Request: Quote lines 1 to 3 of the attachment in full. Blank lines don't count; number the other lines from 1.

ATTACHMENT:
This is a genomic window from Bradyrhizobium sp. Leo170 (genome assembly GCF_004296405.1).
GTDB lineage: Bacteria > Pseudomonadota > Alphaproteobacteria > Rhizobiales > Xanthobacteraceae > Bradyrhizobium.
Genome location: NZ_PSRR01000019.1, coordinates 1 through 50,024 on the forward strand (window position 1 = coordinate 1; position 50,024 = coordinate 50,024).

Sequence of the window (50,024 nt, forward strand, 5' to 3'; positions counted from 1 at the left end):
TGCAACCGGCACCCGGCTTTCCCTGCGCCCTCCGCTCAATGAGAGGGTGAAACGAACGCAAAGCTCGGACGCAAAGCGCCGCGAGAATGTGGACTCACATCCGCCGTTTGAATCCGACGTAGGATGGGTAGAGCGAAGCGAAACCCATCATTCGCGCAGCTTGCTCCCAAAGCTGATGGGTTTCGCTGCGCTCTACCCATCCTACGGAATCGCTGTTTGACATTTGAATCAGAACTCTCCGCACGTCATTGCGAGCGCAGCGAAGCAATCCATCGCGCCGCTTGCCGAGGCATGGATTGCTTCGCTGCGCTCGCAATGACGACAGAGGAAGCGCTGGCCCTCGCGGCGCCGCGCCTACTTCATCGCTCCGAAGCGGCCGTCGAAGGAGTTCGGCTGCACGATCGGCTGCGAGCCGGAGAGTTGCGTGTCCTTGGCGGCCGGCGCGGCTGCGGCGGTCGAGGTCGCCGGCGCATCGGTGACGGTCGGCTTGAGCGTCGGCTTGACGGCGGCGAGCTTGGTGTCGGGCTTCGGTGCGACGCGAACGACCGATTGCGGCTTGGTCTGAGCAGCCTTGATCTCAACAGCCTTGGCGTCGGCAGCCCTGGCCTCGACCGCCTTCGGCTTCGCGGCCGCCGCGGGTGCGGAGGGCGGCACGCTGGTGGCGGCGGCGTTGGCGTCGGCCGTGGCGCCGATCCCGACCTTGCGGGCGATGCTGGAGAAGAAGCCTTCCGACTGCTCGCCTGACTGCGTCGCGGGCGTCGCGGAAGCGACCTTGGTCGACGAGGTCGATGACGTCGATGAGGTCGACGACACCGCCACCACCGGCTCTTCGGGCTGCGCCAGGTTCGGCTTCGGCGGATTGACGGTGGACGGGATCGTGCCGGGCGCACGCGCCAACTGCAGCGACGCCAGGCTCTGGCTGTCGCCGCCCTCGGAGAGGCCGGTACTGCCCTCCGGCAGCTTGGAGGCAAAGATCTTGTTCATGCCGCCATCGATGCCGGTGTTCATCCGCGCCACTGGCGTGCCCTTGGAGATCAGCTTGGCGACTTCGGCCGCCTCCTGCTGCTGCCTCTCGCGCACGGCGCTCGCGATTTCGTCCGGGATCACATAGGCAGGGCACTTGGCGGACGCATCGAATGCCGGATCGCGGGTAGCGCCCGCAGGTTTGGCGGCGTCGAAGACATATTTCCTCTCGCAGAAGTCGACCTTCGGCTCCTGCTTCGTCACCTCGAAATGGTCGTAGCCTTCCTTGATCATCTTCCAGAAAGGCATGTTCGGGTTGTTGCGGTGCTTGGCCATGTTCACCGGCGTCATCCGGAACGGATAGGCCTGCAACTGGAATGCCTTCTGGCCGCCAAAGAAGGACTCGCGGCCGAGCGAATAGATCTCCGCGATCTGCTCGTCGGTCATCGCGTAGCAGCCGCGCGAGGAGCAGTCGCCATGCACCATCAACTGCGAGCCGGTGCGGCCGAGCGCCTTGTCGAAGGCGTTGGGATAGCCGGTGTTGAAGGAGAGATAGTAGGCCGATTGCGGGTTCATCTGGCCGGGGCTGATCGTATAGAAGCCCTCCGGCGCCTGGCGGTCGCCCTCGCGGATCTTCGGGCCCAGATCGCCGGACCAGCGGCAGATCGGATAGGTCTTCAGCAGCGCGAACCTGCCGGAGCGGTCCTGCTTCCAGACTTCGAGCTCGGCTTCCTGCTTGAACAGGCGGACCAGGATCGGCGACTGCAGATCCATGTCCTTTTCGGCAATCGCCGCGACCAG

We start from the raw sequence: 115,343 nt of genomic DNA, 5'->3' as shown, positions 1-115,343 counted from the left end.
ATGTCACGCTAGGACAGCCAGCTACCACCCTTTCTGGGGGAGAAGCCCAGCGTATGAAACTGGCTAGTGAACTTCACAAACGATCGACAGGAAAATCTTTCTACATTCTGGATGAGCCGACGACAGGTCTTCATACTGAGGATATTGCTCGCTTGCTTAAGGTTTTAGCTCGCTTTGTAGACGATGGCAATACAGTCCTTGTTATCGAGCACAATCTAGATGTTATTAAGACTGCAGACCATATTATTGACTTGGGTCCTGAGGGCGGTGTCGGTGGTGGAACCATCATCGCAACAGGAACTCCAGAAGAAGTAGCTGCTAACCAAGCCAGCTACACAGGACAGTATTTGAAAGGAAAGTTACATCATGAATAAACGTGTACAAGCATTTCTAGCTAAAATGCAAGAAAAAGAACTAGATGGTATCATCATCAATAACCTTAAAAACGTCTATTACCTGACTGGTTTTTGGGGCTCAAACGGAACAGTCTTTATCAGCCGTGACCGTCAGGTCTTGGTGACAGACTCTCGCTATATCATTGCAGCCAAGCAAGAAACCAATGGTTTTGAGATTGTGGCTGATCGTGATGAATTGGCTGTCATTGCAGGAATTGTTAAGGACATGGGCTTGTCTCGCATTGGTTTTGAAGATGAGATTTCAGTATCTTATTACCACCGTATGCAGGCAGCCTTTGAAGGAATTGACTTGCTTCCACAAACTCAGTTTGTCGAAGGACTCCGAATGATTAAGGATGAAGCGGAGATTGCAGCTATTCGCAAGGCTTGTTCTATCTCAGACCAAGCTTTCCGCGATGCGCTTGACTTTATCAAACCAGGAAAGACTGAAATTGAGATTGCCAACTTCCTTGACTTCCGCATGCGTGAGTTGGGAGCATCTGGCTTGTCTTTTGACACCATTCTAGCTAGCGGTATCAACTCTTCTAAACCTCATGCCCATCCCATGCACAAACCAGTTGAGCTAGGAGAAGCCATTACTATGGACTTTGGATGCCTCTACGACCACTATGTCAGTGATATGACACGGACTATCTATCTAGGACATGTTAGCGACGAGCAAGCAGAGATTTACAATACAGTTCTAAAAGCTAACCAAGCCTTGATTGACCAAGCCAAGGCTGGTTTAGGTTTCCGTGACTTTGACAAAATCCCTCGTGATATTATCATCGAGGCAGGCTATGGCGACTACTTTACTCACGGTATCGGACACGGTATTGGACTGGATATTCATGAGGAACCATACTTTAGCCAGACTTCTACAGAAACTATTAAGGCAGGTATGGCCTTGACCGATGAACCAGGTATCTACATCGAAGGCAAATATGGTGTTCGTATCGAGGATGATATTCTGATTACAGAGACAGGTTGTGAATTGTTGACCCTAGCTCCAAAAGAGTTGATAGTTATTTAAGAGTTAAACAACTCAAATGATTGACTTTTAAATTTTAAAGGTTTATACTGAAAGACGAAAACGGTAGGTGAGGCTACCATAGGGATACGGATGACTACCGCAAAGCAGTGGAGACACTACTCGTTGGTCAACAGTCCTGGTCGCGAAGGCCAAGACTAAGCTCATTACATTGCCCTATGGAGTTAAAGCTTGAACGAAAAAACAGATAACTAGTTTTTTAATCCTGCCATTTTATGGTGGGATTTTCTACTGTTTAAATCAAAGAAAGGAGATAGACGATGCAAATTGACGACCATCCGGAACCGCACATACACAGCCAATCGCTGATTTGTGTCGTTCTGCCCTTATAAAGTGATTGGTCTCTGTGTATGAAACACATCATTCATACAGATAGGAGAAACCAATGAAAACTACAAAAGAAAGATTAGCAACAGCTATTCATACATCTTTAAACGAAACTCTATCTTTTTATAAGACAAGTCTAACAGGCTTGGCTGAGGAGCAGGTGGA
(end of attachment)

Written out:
This is a genomic window from Bradyrhizobium sp. Leo170 (genome assembly GCF_004296405.1).
GTDB lineage: Bacteria > Pseudomonadota > Alphaproteobacteria > Rhizobiales > Xanthobacteraceae > Bradyrhizobium.
Genome location: NZ_PSRR01000019.1, coordinates 1 through 50,024 on the forward strand (window position 1 = coordinate 1; position 50,024 = coordinate 50,024).